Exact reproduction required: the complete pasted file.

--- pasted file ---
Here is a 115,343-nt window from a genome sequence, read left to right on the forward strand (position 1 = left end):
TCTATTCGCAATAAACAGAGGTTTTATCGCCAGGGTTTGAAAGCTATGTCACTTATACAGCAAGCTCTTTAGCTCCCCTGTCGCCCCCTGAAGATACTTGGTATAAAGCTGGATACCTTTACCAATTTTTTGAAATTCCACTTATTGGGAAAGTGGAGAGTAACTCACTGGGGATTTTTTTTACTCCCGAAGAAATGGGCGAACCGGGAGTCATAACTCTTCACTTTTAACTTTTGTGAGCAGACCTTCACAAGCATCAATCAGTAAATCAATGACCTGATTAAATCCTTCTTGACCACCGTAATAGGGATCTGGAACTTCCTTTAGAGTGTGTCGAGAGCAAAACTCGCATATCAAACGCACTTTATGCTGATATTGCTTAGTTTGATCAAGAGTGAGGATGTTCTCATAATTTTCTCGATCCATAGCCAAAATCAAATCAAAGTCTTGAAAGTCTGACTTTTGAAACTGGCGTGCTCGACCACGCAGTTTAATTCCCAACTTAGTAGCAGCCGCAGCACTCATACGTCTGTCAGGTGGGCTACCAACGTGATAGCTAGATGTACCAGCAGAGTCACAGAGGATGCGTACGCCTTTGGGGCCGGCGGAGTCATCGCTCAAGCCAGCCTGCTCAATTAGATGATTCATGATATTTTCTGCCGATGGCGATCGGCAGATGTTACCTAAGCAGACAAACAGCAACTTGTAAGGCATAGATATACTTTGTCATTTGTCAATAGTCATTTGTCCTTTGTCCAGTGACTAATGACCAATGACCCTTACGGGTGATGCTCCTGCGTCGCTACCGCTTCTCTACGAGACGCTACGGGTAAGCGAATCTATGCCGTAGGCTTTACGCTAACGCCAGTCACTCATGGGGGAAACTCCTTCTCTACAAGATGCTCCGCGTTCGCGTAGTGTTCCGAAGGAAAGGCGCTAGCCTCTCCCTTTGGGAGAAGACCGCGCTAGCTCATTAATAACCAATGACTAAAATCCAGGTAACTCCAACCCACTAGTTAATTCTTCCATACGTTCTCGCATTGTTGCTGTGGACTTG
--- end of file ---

Here is a 115,343-nt window from a genome sequence, read left to right on the forward strand (position 1 = left end):
TCTATTCGCAATAAACAGAGGTTTTATCGCCAGGGTTTGAAAGCTATGTCACTTATACAGCAAGCTCTTTAGCTCCCCTGTCGCCCCCTGAAGATACTTGGTATAAAGCTGGATACCTTTACCAATTTTTTGAAATTCCACTTATTGGGAAAGTGGAGAGTAACTCACTGGGGATTTTTTTTACTCCCGAAGAAATGGGCGAACCGGGAGTCATAACTCTTCACTTTTAACTTTTGTGAGCAGACCTTCACAAGCATCAATCAGTAAATCAATGACCTGATTAAATCCTTCTTGACCACCGTAATAGGGATCTGGAACTTCCTTTAGAGTGTGTCGAGAGCAAAACTCGCATATCAAACGCACTTTATGCTGATATTGCTTAGTTTGATCAAGAGTGAGGATGTTCTCATAATTTTCTCGATCCATAGCCAAAATCAAATCAAAGTCTTGAAAGTCTGACTTTTGAAACTGGCGTGCTCGACCACGCAGTTTAATTCCCAACTTAGTAGCAGCCGCAGCACTCATACGTCTGTCAGGTGGGCTACCAACGTGATAGCTAGATGTACCAGCAGAGTCACAGAGGATGCGTACGCCTTTGGGGCCGGCGGAGTCATCGCTCAAGCCAGCCTGCTCAATTAGATGATTCATGATATTTTCTGCCGATGGCGATCGGCAGATGTTACCTAAGCAGACAAACAGCAACTTGTAAGGCATAGATATACTTTGTCATTTGTCAATAGTCATTTGTCCTTTGTCCAGTGACTAATGACCAATGACCCTTACGGGTGATGCTCCTGCGTCGCTACCGCTTCTCTACGAGACGCTACGGGTAAGCGAATCTATGCCGTAGGCTTTACGCTAACGCCAGTCACTCATGGGGGAAACTCCTTCTCTACAAGATGCTCCGCGTTCGCGTAGTGTTCCGAAGGAAAGGCGCTAGCCTCTCCCTTTGGGAGAAGACCGCGCTAGCTCATTAATAACCAATGACTAAAATCCAGGTAACTCCAACCCACTAGTTAATTCTTCCATACGTTCTCGCATTGTTGCTGTGGACTTG